Wishing you the very best in your search. Keep us posted!
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If you ever find yourself in a fair fight, it's because your tactics suck. ~ Marine 1SGT J. Reifinger
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post #35 of 48 Old 06-06-2015, 12:30 PM Thread Starter
Join Date: Jan 2015
Location: Midwest
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I re-read my post and it does sound like my mind's made up :) but honestly not quite yet. I'd love to keep her, and am quite fond of my girl.

If her good out weigh the bad (my trainer says she's a 2 on the temperament scale in general), and I can have someone else tune her up (we're convinced she came knowing the evasive techniques... and it's not just me who 'trained' her)... I'll keep her.

But if it's a battle that will crop up constantly... not up to it.

Thanks for well wishes!
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post #36 of 48 Old 06-06-2015, 01:31 PM
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yes, there are horses that don't care to challenge a person's authority, or at least not to the level of threatening a rear. my friend rides a gelding who will just do anything you ask of him. I suppose if a rider were totally without any form of leadership, he might "take over", but there are horses that are generally content to be guided without an argument.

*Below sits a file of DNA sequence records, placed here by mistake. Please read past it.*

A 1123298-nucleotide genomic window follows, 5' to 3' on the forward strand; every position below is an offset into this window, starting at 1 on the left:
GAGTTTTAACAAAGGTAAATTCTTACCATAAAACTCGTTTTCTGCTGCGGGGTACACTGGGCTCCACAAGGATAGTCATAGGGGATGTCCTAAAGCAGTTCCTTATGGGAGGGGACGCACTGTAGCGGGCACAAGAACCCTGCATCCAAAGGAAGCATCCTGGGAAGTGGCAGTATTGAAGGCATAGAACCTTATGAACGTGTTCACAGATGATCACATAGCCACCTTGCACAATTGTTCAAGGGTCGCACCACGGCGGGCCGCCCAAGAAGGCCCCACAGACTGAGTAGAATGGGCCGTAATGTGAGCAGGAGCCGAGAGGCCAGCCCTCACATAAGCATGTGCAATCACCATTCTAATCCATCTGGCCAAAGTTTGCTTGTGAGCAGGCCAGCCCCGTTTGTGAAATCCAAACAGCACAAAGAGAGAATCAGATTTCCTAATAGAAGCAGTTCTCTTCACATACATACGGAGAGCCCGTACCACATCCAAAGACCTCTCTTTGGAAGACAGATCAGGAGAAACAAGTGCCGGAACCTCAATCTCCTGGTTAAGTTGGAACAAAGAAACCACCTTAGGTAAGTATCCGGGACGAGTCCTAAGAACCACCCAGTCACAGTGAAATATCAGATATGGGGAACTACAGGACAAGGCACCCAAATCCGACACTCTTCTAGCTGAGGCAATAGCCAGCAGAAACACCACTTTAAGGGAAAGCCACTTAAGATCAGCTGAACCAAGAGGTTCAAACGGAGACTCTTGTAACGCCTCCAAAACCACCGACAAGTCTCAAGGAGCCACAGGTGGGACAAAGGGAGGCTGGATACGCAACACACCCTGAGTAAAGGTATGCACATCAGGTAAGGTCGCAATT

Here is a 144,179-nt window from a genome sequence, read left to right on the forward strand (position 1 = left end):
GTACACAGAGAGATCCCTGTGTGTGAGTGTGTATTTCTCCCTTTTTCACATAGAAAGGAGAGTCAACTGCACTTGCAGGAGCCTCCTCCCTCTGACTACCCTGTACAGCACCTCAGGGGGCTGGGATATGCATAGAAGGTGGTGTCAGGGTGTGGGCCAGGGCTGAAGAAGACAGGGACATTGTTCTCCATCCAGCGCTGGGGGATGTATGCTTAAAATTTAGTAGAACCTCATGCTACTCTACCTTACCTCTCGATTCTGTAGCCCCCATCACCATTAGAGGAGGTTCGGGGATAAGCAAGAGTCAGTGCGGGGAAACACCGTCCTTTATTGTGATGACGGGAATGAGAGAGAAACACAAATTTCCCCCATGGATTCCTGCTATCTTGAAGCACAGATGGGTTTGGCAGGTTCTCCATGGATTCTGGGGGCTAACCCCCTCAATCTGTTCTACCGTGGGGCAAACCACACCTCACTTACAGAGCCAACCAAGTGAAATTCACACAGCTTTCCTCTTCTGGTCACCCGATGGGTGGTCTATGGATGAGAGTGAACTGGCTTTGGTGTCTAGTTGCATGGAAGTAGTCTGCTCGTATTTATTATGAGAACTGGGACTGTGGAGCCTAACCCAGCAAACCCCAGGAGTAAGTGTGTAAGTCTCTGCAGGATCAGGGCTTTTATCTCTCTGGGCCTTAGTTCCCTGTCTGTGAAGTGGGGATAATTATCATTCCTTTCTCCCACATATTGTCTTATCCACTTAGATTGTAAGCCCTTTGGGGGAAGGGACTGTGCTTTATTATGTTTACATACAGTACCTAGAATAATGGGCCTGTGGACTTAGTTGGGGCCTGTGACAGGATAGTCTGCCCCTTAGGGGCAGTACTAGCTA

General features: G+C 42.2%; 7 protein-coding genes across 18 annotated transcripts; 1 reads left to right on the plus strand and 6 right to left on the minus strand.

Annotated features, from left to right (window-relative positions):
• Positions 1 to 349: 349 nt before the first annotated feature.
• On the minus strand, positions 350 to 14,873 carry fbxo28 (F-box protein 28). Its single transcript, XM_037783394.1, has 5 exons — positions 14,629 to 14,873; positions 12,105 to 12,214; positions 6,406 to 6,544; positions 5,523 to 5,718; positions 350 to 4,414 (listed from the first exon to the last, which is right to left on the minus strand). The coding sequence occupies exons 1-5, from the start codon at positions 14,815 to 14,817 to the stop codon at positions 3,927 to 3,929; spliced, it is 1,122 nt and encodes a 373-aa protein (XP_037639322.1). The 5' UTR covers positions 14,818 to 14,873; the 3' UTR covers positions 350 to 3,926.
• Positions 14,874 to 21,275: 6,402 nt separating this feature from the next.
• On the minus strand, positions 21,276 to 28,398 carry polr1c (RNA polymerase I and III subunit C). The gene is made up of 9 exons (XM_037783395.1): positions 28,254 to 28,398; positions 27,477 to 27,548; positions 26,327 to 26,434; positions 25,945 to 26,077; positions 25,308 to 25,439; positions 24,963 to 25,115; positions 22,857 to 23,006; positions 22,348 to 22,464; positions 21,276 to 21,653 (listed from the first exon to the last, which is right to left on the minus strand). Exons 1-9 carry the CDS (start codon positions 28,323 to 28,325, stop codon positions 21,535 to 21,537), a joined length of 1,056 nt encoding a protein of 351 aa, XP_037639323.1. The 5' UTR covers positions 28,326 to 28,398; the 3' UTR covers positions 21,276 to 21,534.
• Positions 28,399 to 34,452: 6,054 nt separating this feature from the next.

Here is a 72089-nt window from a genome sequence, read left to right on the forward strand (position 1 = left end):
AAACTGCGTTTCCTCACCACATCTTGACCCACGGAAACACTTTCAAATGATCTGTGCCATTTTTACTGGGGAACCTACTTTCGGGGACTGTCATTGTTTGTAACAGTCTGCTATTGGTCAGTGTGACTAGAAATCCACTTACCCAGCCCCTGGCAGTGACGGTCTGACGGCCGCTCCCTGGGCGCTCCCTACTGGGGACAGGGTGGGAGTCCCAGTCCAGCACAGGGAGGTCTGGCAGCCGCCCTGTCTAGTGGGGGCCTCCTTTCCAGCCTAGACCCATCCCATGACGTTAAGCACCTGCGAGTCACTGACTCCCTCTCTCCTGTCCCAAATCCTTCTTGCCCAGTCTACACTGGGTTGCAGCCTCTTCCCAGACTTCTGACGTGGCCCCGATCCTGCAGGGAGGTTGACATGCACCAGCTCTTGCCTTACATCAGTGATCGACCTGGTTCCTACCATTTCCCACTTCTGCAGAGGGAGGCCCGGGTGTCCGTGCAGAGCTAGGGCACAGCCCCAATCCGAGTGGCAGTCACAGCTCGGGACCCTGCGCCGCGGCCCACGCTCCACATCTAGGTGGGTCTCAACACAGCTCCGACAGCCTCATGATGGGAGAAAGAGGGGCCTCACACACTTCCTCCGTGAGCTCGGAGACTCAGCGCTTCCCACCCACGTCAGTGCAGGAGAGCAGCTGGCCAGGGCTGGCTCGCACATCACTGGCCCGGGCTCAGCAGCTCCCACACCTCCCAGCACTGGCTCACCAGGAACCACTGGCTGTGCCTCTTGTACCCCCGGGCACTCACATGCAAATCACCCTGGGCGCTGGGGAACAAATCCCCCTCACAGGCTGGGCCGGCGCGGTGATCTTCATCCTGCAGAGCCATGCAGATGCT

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post #37 of 48 Old 06-06-2015, 02:07 PM
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Yes, those horses are out there-horses that have been ridden consistently by a good rider, so correct responses have become ingrained

These horses also usually cost 'money', but in the end, for a rider that just wants a horse to enjoy, that begining price is a bargin,versus the time spent paying a trainer , etc to 'fix a horse.
Riding should be fun
There was an article once, in Horse and rider, that I thought, gave great advise on this decision you are battling

It was titled, 'knowing when to divorce your horse'